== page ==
Friday, April 30, 2010



"A 95 million-year-old fossilized jaw discovered in Texas has been identified as a new genus and species of flying reptile, Aetodactylus halli, says paleontologist Timothy S. Myers, who identified and named Aetodactylus halli. The rare pterosaur -- literally winged lizard -- is also one of the youngest members of the pterosaur family Ornithocheiridae in the world. It’s only the second ornithocheirid ever documented in North America, says Myers, a postdoctoral fellow at Southern Methodist University, Dallas."

Another fossil find. The fossil record is an important part of the reason evolution is considered a fact, not a hypothesis in need of more evidence. There are two aspects to using fossils to document evolution. One is the fossil itself, the things it tells us about the creature captured in stone for us to find millions of years later. The second is the dating of the fossil, to understand when it lived. Since the flow of time allows evolution to play out, we need the date to update the timeline of evolution.


The methods for dating fossils are various, but all are based in solidly established sciences like geology and nuclear physics. Geologists initially received as much grief from the fundamentalists as evolution would later receive. They were estimating the age of mountain ranges, seabeds, and other geologic formations by estimating the time it would take for things like erosion to whittle away at the hards surfaces of the earth. These preliminary estimates quickly placed the history of the earth thousands and even millions of years in the past, well past the six thousand years which the early Bible would indicate.


But this criticism eventually died out. One reason was that the evidence for an old earth continued to mount until there was no reasonable way to claim the earth was actually six thousand years old. Today, some fundamentalists hold onto the idea of a young earth, but they have absolutely no way to support this in the face of such a huge amount of evidence placing the earth approximately 4 billion years old.


When nuclear radiation was discovered and understood, this provided an independent way to test the dates which geology had proposed. The heaviest elements in the universe are often unstable, changing into other elements as they emit protons and neutrons from the nucleus. Some of these take a very long time to decay and so the amount of certain isotopes can lead to estimates of the age of the materials tested. The well-known carbon-14 dating process is just one example. But Carbon-14 is only valid for formerly living material which died no more than about 100 thousand years ago. Other elements, however, can be used to date rocks, sediments, and other parts of the earth's crust. The physics of nuclear decay and half-life determination is highly precise and beyond question as an accurate understanding of the basic building blocks of matter. Radioactive dating allowed more precise determination of the age of various parts of the earth's crust.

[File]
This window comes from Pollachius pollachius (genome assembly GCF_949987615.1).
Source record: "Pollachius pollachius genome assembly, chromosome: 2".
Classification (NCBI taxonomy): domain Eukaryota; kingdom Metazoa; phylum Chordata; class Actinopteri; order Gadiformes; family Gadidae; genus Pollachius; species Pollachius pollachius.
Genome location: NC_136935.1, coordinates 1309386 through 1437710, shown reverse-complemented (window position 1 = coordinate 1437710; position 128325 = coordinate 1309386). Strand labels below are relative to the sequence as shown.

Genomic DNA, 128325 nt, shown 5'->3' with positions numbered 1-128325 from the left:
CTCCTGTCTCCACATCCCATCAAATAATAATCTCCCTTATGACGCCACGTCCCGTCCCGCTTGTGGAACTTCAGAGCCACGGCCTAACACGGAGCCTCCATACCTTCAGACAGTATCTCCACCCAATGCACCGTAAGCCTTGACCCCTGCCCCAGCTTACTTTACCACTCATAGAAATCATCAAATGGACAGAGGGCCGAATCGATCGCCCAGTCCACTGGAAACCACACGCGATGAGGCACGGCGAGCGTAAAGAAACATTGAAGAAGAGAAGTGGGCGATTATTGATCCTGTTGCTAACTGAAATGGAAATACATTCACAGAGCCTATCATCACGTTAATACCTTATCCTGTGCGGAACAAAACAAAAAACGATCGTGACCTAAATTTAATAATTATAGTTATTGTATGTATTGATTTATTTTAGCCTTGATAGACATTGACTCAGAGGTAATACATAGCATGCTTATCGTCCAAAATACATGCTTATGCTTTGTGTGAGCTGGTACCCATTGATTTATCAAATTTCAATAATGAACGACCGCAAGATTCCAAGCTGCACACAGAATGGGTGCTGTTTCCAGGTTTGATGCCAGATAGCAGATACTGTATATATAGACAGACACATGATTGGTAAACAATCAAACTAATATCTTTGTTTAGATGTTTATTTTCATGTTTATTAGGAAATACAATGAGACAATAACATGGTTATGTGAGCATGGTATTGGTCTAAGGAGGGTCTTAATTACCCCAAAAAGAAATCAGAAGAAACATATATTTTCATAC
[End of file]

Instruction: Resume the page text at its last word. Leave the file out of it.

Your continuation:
Even more confirmation of the earth's age came with the discovery of tectonic plates. Now geologists had a strong theory to explain all the things they had been documenting, such as fossils of fish at the tops of mountains, sections of one continent which fit perfectly into sections of other continents (Africa and S. America, for examle), and the ages of different parts of the crust. There is no question about the validity of plate tectonics. It has allowed us to know roughly how the planet looked at various times in the past. The continent of Antarctica, for example, was once along the equator and covered with tropical plants.


One aspect of plate tectonics which gave further confirmation to evolution was the correlation between when various continents broke apart, and when various species diverged from a common ancestor. Similar mammals exist in South America and Africa, which were once part of the same super continent. The estimates for when certain species diverged corresponds well to when geology says the continents split.


Between the fossil record and continental drift and geology, we can describe the various plants and animals which populated the earth and on which continents they lived and where those continents were and what kind of climate they experienced. This has given us a remarkable ability to "see" the earth as it has existed over the course of its 4 billion years.


When the big picture is seen in this way, it should be clear that no more fossils are needed to prove evolution. New fossils provide only more details allowing us to understand the manner in which evolution has shaped the populations of life on the planet.


For more information, I recommend the following site for a good overview of the evidence for evolution and the place fossils play in understanding evolution: http://evolution.berkeley.edu/evolibrary/home.php


For a detailed (thought still merely an overview) of transitional fossils, go to this site: http://www.talkorigins.org/faqs/faq-transitional.html




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